The Delusion of Success and Failure

How Success and Failure are dependent on each other and are also tangled with each other.

I had shared this brief thought on LinkedIn the other day, but due to their number of characters limit for the post (BTW, it’s 1300), I couldn’t explain the thought in detail. So expanding it here.

The Context

A few days ago, I met a founder, who was very smart both academically and intellectually, and had raised a solid Seed round from Valley’s top-notch VC firms, but after 2 years of execution, they had to shut down the company.

In her own words, they failed to achieve a product market fit. They had built an innovative solution, which was looking for a problem.

In her defense, it’s not that they didn’t know how to identify a problem. She had read everything about Lean Startup, Customer Development, Paul Graham’s Startup essays, etc. and had done extensive customer development interviews. Despite all of this, they still failed.

While it’s one thing to learn these things in theory, it’s a completely different ball game to follow it in practice.

Failure?

Meanwhile, I kept thinking, did she really “fail”? And failed from what perspective?

If you consider her entire career span is just 2 years, then yes, probably she has failed.

But if she’s still early in her career, then in my opinion, this is just a setback. Her entrepreneurship journey is not done yet. She can come back again with a new venture and be successful next time.

You could argue that she failed to return investors’ money.

But again, if she had executed with her best effort and intent, then those investors will most likely back her again for her future venture, which could be wildly successful too.

Success and Failure — Dependent

The boundaries between success and failure are diminishing now.

Many times you become successful in future after you face a failure. And many times you fail in future because success goes too much in your head.

Success and failure are pretty much dependent on each other.

If you failed to achieve your desired objective, but keep the right attitude and rise up again, the chances are you have more drive and are better prepared to achieve it this time around than the first time.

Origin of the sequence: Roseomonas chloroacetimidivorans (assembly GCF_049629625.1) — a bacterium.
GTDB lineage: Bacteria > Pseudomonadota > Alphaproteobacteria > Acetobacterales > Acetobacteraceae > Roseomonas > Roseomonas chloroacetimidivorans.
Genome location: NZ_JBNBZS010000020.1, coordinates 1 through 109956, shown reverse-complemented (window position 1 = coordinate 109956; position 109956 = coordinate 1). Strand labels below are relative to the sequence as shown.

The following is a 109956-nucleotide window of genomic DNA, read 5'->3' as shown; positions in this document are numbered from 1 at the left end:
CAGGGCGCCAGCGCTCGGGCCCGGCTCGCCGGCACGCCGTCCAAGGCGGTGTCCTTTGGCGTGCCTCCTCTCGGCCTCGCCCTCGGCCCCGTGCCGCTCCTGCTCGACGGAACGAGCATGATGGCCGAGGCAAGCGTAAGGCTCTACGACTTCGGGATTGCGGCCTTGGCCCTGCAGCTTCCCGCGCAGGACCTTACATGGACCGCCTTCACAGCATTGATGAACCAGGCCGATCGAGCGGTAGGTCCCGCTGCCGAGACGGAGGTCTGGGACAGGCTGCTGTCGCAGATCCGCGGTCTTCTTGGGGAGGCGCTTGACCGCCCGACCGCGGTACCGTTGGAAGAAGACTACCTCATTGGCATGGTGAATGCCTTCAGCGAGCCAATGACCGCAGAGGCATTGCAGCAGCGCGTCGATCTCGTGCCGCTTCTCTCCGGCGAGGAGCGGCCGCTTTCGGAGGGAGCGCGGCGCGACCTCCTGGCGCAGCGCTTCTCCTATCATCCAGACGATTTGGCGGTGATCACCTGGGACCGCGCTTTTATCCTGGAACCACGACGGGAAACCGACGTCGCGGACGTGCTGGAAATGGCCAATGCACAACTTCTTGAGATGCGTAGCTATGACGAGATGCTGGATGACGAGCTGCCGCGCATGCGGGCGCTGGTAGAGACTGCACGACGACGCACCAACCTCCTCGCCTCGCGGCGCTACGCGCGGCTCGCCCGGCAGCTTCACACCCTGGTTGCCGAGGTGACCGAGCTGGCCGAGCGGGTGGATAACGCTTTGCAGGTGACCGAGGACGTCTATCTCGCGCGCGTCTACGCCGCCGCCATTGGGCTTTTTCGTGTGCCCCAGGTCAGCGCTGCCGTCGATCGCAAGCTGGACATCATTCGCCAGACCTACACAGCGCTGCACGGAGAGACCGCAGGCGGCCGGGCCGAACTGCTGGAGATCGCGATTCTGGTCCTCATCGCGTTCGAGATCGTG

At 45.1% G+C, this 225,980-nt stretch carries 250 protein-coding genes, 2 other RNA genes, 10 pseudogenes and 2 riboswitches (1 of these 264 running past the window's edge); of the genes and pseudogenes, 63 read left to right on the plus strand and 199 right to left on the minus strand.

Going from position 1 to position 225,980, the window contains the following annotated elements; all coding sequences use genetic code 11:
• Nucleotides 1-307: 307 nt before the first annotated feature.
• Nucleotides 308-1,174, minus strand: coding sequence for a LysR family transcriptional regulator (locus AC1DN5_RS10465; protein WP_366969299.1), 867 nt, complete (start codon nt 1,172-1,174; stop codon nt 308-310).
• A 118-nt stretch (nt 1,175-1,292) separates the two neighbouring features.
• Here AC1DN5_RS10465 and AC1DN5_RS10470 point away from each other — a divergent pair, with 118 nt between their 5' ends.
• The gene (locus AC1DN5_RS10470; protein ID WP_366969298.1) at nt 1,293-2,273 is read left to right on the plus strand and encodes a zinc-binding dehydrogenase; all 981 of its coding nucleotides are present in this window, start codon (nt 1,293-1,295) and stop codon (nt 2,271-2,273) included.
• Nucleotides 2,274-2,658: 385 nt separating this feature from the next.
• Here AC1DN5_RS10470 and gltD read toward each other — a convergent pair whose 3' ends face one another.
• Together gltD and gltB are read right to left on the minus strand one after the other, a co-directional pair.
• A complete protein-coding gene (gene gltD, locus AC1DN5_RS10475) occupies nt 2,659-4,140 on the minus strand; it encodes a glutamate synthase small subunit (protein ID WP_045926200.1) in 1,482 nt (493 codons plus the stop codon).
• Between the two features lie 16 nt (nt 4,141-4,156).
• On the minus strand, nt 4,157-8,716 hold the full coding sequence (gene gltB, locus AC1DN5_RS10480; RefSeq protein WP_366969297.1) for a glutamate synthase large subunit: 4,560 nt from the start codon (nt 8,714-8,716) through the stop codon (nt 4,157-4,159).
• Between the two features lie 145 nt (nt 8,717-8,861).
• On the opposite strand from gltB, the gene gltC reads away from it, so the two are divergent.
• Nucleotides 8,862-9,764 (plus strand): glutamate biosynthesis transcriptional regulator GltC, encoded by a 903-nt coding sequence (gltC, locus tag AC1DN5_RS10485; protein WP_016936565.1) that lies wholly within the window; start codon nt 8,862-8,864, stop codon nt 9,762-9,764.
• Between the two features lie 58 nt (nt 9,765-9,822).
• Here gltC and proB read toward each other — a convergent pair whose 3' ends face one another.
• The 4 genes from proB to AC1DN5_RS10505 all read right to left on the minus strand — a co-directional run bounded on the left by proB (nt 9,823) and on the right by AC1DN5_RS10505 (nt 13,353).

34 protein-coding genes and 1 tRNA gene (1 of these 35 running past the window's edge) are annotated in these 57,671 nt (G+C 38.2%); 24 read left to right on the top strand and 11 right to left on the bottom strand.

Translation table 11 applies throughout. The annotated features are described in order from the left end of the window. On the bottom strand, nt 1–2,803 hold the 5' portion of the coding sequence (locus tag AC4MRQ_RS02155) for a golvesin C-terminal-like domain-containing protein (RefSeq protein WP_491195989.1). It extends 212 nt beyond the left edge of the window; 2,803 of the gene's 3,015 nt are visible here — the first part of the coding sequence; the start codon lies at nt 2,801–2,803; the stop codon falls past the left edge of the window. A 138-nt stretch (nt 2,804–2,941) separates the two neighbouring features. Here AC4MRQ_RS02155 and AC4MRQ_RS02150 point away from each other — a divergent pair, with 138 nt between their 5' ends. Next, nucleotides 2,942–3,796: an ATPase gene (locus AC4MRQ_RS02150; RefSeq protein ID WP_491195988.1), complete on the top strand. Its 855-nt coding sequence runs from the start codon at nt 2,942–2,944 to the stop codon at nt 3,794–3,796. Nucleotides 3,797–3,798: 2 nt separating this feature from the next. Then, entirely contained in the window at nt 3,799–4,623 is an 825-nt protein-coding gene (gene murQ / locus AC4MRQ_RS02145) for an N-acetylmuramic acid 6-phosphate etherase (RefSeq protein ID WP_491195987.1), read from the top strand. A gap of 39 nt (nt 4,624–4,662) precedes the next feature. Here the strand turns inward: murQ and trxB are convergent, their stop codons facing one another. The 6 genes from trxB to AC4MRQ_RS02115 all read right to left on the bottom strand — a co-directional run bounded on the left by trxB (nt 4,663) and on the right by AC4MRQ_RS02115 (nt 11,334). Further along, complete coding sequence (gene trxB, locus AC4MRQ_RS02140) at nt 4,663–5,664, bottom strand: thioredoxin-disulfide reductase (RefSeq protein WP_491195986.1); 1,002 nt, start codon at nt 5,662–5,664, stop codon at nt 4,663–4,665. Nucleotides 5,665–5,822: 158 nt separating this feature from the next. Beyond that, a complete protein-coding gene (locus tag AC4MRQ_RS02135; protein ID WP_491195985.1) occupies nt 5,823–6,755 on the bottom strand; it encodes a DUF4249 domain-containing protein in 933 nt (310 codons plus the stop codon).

In that founder’s case, if she keeps the positive mindset, and decide to start her next venture — (it need not be immediate as she could take a job somewhere and learn more skills as well), then a combination of her on-job training and her lessons learned from previous failure, she would be much better prepared for the next venture.

Similarly, as we’ve also seen in many cases for celebrity people, if you achieve too much success too early, chances are you will lose it all if the success goes too much in your head as with the success, your behavior, priorities, and expectations change.

I just saw this tweet from Alok Kejriwal on my Twitter timeline today morning — it’s very relevant and consistent to the point I’m making here –

Success and Failure — Tangled

On the other hand, we classify “failure” as if everything was lost and there was nothing to gain.

Failure can be absolutely devastating if you look at it from only one perspective.

But if you look at your journey to achieve any objective and the number of other things you gained before you failed in achieving your core objective, you will realize that it’s not a zero-sum game.

In that founder’s case, I could argue that while she failed in her core objective, she had achieved success in other areas like — learning lots of new personal and professional skills, building strong relationships and network, etc.

I’m not saying that we should take pride in failing and nonetheless celebrate it because we learned something.

In fact, I argue that you could be considered failure too from one’s perspective while you’re wildly successful from many’s perspectives.

I’ve known some people who’ve achieved great financial success, but at the cost of some health issues, family problems or some kind of personal sacrifice.

In that founder’s case, I could also argue that there are actually thousands of other people of her age who took more stable, less risky, high paid salaried career paths. So financially they are successful, but from one perspective, they could be considered as a failure too because they didn’t take the risky route she took and didn’t gain those valuable skills and relationships, etc.

Conclusion

So the best way is for us to confront these failures as much as possible early in our life as we do successes too.

And we should treat these failures as more of temporary setbacks in our journey than calling it an end.


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